With the release of Sportsnet’s second edition of the NHL Draft Rankings by Jeff Marek, here’s a look at some players to keep an eye on because they may rise up draft boards as the season progresses.
9. K’Andre Miller (USNTDP): If you’re deep on the blue line and have time to craft him, Miller is likely to give you more offence than his current point totals (two assists in 12 games) suggest. As the only player on this list to not crack Marek’s top 31, there’s no question Miller is raw, but there’s big upside if you have faith in your development system.
8. Ryan McLeod (Mississauga Steelheads): He got on the map by being noticed while his brother Michael (Devils first-rounder) and others were being scouted. McLeod may now fall victim to the late birthday syndrome where that extra year of viewing can be a detriment as opposed to an asset.
7. Bode Wilde (USNTDP): A right-shooting offensive defenceman with size at 6-foot-2, 197 pounds, he has attributes that are always in fashion at the NHL Draft. He leads the US U18 program in scoring from the blue line.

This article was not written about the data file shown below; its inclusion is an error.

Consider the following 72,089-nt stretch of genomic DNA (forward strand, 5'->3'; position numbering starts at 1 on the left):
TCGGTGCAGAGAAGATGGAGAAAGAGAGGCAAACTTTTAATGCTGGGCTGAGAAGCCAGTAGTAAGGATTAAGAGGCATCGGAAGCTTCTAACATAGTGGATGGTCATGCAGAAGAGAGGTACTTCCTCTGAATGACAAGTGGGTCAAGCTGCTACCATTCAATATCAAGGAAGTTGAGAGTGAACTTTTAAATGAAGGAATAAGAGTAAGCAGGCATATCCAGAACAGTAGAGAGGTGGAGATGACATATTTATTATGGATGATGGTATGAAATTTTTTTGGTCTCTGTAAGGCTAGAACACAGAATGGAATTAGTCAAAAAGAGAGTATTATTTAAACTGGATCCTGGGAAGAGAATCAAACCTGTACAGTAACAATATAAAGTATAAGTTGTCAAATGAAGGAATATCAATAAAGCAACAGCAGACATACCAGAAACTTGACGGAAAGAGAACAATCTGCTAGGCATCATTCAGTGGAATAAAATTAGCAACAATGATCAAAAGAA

6. Ryan Merkley (Guelph Storm): Might be the most gifted pure offensive defenceman in this draft class. Those same skills must be used to defend as well. Merkley must also remove some risk from his game, but there’s no denying the skill he possesses.
5. Allan McShane (Oshawa Generals): Missing out on the Ivan Hlinka has not had an impact on his start to the season in Oshawa, where he has 18 points in 15 games. A recent four-game slide was erased by two multi-point efforts this past weekend.
4. Akil Thomas (Niagara IceDogs): Was highly effective on the wing for Canada at the Ivan Hlinka tournament, but has spent most of his season in Niagara at centre. At the next level, he may be more effective on the wing where he’ll get more touches and more opportunities to shoot.
3. Oliver Wahlstrom (USNTDP): It’s evident that he comes from a hockey background. Wahlstrom has size and has performed well on the big stage. He leads the US U18 program in points and may very well challenge for a spot on the world junior team.
2. Ty Smith (Spokane Chiefs): Jack-of-all-trades and a master of skating. He is typical of today’s smallish NHL defenceman in that he moves pucks well with quick decision-making and when all else fails, he’ll utilize his great skating ability. Smith is of strong character.
1. Joel Farabee (USNTDP): Farabee’s showing at the All-American Prospects Game in September carried over to the regular season where he is enjoying a six-game point-streak. Excellent vision and light on his feet, the left winger is adept at playing on both special teams units.